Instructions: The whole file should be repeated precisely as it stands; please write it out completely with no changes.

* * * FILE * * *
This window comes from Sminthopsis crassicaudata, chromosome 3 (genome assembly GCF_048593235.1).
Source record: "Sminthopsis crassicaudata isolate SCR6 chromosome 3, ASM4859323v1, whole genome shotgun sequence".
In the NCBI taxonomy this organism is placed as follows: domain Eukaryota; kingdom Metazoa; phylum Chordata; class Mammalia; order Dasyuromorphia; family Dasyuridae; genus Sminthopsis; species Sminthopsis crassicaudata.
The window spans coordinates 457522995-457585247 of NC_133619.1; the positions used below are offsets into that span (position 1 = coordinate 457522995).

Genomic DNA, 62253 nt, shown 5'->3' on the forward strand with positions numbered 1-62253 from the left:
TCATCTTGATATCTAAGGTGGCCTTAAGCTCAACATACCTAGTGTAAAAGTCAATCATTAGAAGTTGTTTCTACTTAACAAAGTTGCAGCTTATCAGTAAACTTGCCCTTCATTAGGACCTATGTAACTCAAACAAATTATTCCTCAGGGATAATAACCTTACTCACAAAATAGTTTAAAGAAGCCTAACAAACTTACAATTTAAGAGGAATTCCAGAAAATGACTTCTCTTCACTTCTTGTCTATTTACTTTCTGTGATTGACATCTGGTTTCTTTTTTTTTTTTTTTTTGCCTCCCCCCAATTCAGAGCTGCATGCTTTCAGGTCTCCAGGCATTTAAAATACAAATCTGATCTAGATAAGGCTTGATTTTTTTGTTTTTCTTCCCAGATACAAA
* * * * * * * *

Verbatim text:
This window comes from Sminthopsis crassicaudata, chromosome 3 (genome assembly GCF_048593235.1).
Source record: "Sminthopsis crassicaudata isolate SCR6 chromosome 3, ASM4859323v1, whole genome shotgun sequence".
In the NCBI taxonomy this organism is placed as follows: domain Eukaryota; kingdom Metazoa; phylum Chordata; class Mammalia; order Dasyuromorphia; family Dasyuridae; genus Sminthopsis; species Sminthopsis crassicaudata.
The window spans coordinates 457522995-457585247 of NC_133619.1; the positions used below are offsets into that span (position 1 = coordinate 457522995).

Genomic DNA, 62253 nt, shown 5'->3' on the forward strand with positions numbered 1-62253 from the left:
TCATCTTGATATCTAAGGTGGCCTTAAGCTCAACATACCTAGTGTAAAAGTCAATCATTAGAAGTTGTTTCTACTTAACAAAGTTGCAGCTTATCAGTAAACTTGCCCTTCATTAGGACCTATGTAACTCAAACAAATTATTCCTCAGGGATAATAACCTTACTCACAAAATAGTTTAAAGAAGCCTAACAAACTTACAATTTAAGAGGAATTCCAGAAAATGACTTCTCTTCACTTCTTGTCTATTTACTTTCTGTGATTGACATCTGGTTTCTTTTTTTTTTTTTTTTTGCCTCCCCCCAATTCAGAGCTGCATGCTTTCAGGTCTCCAGGCATTTAAAATACAAATCTGATCTAGATAAGGCTTGATTTTTTTGTTTTTCTTCCCAGATACAAA